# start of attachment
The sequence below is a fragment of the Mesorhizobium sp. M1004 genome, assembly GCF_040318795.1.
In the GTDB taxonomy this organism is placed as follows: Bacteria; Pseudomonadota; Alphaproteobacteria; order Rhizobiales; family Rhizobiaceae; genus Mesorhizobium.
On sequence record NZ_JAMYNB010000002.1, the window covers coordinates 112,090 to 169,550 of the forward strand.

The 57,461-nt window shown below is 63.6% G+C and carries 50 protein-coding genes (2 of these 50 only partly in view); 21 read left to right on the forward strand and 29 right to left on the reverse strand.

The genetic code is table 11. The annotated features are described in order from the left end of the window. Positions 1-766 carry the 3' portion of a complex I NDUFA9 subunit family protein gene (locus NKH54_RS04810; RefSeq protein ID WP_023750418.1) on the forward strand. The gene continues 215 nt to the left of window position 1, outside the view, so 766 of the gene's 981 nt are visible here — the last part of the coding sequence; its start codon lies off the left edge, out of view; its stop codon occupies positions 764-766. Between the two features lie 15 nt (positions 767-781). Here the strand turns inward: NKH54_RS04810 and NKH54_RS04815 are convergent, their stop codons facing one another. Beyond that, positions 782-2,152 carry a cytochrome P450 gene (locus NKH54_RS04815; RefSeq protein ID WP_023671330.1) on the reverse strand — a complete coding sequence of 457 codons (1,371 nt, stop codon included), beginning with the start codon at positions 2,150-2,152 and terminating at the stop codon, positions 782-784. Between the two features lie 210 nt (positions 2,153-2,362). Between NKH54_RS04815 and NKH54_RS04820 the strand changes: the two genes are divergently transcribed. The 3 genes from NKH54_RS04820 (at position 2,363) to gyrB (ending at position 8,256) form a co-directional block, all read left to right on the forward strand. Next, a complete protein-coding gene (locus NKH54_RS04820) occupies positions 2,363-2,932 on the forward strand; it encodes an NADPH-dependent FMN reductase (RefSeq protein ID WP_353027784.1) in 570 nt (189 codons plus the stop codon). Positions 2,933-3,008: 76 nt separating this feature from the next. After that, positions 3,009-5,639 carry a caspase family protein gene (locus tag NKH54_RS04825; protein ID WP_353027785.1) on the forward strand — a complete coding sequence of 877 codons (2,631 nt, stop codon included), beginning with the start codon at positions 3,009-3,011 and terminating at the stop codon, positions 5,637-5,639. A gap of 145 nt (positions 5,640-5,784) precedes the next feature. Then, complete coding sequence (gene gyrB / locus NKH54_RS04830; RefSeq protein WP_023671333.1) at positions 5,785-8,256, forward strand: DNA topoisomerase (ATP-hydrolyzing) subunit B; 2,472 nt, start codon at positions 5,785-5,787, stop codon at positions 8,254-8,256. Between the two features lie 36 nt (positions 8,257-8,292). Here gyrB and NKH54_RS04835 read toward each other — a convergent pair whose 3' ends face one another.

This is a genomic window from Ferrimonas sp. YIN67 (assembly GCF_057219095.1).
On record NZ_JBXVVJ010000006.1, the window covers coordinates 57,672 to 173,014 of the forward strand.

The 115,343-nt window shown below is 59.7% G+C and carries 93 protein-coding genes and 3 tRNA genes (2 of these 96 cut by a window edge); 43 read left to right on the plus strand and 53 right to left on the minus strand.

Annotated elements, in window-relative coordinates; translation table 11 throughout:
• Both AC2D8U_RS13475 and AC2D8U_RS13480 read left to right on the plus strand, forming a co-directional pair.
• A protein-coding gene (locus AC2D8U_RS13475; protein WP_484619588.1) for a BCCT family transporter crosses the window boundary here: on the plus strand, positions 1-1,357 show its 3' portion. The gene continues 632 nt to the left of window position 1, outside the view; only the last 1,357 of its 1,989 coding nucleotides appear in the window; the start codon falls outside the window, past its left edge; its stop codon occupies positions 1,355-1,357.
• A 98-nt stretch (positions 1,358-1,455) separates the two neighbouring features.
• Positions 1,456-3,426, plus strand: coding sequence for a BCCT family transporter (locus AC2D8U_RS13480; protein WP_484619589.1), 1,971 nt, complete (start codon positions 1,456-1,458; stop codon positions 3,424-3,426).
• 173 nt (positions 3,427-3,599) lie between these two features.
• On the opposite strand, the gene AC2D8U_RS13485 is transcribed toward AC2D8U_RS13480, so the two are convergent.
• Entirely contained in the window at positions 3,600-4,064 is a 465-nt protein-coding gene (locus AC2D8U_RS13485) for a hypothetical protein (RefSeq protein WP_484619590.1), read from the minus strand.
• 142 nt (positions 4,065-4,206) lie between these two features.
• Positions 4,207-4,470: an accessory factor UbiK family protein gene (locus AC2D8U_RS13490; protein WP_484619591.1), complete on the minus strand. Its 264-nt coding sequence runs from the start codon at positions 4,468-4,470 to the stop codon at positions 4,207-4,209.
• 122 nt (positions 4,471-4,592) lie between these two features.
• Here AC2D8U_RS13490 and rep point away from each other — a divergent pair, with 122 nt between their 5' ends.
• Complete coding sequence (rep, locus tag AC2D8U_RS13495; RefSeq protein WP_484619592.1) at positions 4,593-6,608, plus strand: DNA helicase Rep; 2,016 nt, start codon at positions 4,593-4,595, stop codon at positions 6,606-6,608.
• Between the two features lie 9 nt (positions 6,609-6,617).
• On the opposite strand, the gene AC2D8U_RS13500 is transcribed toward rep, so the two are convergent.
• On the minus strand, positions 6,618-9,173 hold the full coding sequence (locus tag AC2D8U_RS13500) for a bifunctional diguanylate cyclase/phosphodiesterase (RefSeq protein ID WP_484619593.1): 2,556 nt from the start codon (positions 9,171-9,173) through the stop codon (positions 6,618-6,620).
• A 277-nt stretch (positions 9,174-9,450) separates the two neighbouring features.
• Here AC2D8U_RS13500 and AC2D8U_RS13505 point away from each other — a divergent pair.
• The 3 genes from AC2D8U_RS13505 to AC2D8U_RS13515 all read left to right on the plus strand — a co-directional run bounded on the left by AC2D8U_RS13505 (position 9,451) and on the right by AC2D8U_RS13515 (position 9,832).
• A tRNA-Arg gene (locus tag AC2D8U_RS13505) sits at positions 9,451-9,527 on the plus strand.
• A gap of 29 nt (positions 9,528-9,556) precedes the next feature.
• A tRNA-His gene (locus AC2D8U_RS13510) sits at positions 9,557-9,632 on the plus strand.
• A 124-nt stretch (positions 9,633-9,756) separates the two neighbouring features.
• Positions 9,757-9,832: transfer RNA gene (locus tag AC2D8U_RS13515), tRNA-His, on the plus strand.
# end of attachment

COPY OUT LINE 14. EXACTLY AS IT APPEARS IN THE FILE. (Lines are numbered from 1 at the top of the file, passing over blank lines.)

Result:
• 173 nt (positions 3,427-3,599) lie between these two features.